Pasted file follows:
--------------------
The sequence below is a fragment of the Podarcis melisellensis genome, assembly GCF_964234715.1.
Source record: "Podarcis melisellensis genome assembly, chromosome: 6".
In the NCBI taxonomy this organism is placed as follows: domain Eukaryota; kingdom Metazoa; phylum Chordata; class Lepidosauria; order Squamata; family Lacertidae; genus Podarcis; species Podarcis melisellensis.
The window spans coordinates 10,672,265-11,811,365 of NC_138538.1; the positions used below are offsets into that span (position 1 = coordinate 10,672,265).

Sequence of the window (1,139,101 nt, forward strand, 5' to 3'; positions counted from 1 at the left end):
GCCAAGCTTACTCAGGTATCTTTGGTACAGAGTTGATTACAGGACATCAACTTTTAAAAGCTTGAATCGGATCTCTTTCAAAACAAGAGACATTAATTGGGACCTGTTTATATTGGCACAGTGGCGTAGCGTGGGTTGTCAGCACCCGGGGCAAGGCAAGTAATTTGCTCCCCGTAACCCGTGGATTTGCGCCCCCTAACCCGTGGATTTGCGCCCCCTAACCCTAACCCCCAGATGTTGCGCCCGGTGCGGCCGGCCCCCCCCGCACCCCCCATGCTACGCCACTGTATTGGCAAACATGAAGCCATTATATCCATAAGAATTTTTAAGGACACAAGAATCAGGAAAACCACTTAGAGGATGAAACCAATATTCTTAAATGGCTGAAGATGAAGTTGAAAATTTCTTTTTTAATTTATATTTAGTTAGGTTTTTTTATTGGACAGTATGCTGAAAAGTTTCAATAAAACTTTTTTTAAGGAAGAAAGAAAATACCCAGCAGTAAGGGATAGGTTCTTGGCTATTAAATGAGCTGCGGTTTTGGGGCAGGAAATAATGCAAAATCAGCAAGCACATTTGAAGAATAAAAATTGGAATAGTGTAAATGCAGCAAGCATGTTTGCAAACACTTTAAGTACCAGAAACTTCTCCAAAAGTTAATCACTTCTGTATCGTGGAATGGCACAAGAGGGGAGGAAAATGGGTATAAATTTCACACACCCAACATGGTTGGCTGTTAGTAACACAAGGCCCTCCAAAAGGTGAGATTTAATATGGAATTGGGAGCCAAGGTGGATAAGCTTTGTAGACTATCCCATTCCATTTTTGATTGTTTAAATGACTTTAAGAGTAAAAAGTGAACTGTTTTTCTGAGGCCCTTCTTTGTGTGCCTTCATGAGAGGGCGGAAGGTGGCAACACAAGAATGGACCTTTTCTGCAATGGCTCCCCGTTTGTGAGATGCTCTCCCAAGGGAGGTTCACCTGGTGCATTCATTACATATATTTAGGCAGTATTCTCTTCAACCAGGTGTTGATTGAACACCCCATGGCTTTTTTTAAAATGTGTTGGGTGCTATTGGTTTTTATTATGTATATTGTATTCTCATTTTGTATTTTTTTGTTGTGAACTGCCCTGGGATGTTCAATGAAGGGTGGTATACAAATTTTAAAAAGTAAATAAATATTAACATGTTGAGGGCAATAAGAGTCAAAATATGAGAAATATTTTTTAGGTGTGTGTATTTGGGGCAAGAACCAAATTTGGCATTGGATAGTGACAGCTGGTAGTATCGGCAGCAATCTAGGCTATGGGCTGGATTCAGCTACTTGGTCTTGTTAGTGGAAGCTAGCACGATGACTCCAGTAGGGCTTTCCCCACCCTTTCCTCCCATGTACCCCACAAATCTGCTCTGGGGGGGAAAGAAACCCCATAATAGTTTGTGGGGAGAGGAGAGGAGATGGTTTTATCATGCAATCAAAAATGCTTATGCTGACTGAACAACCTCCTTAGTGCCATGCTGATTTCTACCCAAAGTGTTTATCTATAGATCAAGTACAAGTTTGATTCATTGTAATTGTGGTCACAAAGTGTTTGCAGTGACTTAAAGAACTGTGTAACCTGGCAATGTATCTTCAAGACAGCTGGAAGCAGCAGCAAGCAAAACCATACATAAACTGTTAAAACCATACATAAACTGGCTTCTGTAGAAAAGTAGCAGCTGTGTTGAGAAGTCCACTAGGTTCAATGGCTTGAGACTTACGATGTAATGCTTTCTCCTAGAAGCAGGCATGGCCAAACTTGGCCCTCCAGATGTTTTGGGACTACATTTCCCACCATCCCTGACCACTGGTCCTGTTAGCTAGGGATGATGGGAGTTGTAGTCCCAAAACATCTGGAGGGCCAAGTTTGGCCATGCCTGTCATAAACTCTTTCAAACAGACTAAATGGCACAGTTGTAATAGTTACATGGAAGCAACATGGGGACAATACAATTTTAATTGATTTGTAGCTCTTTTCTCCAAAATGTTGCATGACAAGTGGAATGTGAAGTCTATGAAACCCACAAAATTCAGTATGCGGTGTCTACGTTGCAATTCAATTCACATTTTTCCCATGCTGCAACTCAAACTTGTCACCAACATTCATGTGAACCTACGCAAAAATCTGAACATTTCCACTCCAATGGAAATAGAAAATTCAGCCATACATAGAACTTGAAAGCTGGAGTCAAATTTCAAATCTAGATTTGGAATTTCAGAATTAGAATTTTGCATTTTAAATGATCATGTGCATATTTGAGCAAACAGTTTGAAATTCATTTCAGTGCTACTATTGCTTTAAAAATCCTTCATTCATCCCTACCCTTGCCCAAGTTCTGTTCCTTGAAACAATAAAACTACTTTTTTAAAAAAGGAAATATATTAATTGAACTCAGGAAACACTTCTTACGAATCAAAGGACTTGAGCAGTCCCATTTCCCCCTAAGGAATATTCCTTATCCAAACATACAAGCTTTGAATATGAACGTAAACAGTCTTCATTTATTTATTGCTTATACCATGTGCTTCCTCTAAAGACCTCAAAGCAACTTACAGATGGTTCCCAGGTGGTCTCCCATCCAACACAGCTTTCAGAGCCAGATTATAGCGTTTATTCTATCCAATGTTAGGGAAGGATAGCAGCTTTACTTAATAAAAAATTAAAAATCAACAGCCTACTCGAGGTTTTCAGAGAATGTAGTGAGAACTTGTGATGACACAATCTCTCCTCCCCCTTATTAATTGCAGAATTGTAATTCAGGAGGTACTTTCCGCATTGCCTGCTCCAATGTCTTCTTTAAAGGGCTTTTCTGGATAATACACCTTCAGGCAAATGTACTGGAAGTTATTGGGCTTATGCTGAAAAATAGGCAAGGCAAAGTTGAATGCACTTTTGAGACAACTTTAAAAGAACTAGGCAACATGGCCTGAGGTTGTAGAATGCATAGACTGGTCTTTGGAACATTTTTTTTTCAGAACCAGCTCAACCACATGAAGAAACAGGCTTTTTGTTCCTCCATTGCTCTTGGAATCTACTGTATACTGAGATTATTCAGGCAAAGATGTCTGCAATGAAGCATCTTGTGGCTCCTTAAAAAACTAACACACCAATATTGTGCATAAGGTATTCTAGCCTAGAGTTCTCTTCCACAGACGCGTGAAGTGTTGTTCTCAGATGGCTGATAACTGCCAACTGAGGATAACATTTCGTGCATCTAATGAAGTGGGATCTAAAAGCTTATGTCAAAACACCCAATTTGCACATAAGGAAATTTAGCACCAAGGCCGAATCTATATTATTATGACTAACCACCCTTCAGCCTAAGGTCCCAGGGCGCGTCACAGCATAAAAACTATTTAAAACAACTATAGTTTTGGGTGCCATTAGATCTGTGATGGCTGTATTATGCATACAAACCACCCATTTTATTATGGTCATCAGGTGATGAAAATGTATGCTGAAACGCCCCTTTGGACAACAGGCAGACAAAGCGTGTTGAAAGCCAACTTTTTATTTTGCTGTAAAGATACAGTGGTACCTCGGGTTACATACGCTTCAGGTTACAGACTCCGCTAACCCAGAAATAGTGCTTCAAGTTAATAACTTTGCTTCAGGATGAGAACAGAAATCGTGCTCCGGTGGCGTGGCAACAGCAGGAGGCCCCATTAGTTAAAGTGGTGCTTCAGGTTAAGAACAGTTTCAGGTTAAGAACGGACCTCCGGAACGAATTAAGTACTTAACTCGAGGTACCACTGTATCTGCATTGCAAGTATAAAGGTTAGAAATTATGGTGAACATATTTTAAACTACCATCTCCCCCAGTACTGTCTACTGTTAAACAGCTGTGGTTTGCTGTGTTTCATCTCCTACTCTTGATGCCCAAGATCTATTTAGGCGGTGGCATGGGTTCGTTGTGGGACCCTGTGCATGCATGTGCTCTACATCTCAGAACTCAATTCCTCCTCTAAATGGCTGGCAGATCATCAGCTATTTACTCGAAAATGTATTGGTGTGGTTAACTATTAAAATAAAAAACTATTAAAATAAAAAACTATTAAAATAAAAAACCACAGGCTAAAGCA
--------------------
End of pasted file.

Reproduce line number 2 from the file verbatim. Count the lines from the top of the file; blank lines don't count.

Source record: "Podarcis melisellensis genome assembly, chromosome: 6".